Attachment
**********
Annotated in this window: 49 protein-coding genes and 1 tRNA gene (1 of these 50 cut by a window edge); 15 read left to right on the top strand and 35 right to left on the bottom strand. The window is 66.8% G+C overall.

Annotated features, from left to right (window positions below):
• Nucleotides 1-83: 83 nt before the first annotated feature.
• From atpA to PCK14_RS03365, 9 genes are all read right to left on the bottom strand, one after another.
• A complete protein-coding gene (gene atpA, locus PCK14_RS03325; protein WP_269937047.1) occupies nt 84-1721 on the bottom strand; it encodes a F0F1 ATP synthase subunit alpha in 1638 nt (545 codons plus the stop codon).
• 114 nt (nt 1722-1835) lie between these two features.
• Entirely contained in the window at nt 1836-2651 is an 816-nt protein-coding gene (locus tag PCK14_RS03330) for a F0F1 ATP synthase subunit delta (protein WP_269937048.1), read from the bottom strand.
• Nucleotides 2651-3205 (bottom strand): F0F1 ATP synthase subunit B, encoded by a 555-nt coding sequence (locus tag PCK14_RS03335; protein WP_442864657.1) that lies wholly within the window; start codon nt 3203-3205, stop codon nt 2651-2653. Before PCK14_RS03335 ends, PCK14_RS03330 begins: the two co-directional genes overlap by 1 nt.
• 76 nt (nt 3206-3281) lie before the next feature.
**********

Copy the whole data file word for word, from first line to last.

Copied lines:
Annotated in this window: 49 protein-coding genes and 1 tRNA gene (1 of these 50 cut by a window edge); 15 read left to right on the top strand and 35 right to left on the bottom strand. The window is 66.8% G+C overall.

Annotated features, from left to right (window positions below):
• Nucleotides 1-83: 83 nt before the first annotated feature.
• From atpA to PCK14_RS03365, 9 genes are all read right to left on the bottom strand, one after another.
• A complete protein-coding gene (gene atpA, locus PCK14_RS03325; protein WP_269937047.1) occupies nt 84-1721 on the bottom strand; it encodes a F0F1 ATP synthase subunit alpha in 1638 nt (545 codons plus the stop codon).
• 114 nt (nt 1722-1835) lie between these two features.
• Entirely contained in the window at nt 1836-2651 is an 816-nt protein-coding gene (locus tag PCK14_RS03330) for a F0F1 ATP synthase subunit delta (protein WP_269937048.1), read from the bottom strand.
• Nucleotides 2651-3205 (bottom strand): F0F1 ATP synthase subunit B, encoded by a 555-nt coding sequence (locus tag PCK14_RS03335; protein WP_442864657.1) that lies wholly within the window; start codon nt 3203-3205, stop codon nt 2651-2653. Before PCK14_RS03335 ends, PCK14_RS03330 begins: the two co-directional genes overlap by 1 nt.
• 76 nt (nt 3206-3281) lie before the next feature.